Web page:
Corporate Beige Book


· Our new Corporate Beige Book indicates that China remains a primary focus for investors during third quarter earnings season.

· Management commentary suggests China’s economy is not suffering a hard landing and its impact on overall U.S. corporate profits may be minimal.

· Sentiment broadly among management teams that have reported third quarter results so far is pretty upbeat.

According to our new Corporate Beige Book, China has been a popular subject of discussion among corporate management teams this earnings season. Similar to the Federal Reserve’s (Fed) Beige Book, a qualitative assessment of the U.S. economy and each of the 12 Fed districts, conference call transcripts for third quarter 2015 company earnings reports can be used to create a Corporate Beige Book — a window into corporate America. As we do with the Fed’s Beige Book (see the Weekly Economic Commentary, “Beige Book: Window on Main Street”), we believe a Corporate Beige Book can provide useful perspective when interpreted quantitatively by measuring how the descriptors change over time.


China has been a primary focus among investors during earnings season. As we highlighted in our earnings preview commentary, between the second and third quarters of 2015, the market received more evidence that the Chinese economy had slowed, bringing it more to the forefront for this reporting season.

China has been a much more common topic of management conversation during this quarter’s earnings conference calls than in the prior quarter. Figure 1 shows how many times “China” was mentioned during the first one-third of this earnings season, as compared with the same point in time during the reporting seasons for the third quarter of 2014 and second quarter of 2015. Clearly investors are asking more questions about China, and management teams are proactively sharing more insights.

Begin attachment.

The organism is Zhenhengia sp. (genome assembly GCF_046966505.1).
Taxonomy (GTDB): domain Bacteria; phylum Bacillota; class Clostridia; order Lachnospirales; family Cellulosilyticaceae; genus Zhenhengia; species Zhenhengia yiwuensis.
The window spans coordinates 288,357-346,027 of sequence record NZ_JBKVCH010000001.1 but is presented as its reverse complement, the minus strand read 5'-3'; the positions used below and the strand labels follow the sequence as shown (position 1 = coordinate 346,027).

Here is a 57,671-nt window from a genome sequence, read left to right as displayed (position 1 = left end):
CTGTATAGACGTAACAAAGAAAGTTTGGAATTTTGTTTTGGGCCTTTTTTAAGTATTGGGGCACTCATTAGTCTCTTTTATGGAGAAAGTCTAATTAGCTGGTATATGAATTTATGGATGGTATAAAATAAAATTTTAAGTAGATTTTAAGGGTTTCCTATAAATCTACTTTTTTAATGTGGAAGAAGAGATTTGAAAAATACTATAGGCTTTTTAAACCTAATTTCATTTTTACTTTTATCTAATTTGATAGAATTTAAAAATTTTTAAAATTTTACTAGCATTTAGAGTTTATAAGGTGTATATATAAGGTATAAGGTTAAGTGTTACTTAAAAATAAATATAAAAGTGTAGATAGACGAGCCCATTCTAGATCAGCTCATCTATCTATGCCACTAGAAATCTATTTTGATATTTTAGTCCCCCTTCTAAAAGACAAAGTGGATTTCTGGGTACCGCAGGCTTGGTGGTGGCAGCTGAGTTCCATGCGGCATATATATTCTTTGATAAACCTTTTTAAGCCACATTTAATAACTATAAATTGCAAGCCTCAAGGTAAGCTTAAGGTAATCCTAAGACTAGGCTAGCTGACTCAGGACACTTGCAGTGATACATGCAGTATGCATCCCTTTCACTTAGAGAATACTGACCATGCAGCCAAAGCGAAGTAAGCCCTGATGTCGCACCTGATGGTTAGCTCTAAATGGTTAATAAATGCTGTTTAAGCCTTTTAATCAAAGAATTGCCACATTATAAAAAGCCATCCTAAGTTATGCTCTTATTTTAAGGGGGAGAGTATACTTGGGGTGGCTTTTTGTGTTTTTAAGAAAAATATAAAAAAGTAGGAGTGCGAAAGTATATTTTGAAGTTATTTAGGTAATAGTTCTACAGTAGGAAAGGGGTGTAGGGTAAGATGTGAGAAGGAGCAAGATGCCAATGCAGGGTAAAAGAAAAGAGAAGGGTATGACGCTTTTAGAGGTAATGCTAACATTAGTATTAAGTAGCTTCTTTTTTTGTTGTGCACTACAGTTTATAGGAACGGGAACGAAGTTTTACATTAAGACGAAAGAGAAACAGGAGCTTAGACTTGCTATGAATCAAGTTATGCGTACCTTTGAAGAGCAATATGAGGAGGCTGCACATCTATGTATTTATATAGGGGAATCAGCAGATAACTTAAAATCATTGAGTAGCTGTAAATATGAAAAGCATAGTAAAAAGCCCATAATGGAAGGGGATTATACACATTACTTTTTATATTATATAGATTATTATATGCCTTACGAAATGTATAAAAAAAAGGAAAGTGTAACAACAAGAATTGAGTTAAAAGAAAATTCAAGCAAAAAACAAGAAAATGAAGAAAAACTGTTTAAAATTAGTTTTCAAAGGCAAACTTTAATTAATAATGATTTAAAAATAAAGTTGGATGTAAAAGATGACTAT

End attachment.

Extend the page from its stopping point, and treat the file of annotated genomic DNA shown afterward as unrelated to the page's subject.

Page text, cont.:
These data points help put China into perspective as an important topic, but shed little light on the business environment there. To assess conditions in China, we can look at comments from various management teams that have discussed China on their earnings conference calls. These comments, listed below, provide a balanced picture of the business environment in China and suggest stability. Two-thirds of the earnings reporting season is still left to go, but we are seeing very little to support the case for a “hard landing” in China.


· “While we are very mindful of the macroeconomic volatility in China, our brand has never been stronger and our marketplace has never been more healthy.”

· “Number one, extraordinary volatility in financial markets, the surprise currency devaluation, and overall softer economic conditions are weighing more heavily on the higher ticket casual dining sector in China.”

· “Now, this strong focus on costs has allowed us to step up investments in advertising and trade promotion…and to accelerate our emerging markets business in key countries like China, a market that continues to perform extremely well.”


· “Turning to the economic environment, the global economy showed some signs of weakness in the third quarter primarily in China and other emerging markets. This weakness impacted the financial markets and the rising value of the U.S. dollar has caused the trade deficit to widen.”


· “Sales outside the U.S. were negatively impacted by softer demand and a reduction in inventory levels, primarily in China.”


· “Business for us in China is still pretty good, which is a big market. And so we still see a fair amount of opportunities out there even amongst the volatility.”

· “Sales in China increased 10% for the full year and 7% in the fourth quarter due to new distribution, much of which came from Southern China and ongoing promotional activities throughout the country. We continue to be optimistic about the long-term opportunities in this region although we expect a lot of volatility along the way.”


· “Demand from China continues to be strong.”

· “China volumes were soft earlier in the quarter, including customer inventory management, but stabilized with demand improvement later in the quarter.”

· “So, we’re optimistic that China will continue to resume its growth. We know the Chinese government is very interested in the economy growing. They’re taking a lot of right moves to have the economic growth.”


· “So general macroeconomic weakness, it’s pronounced in China, but we see it elsewhere in the enterprise segment being offset by, I’d say, torrid growth rates in cloud computing.”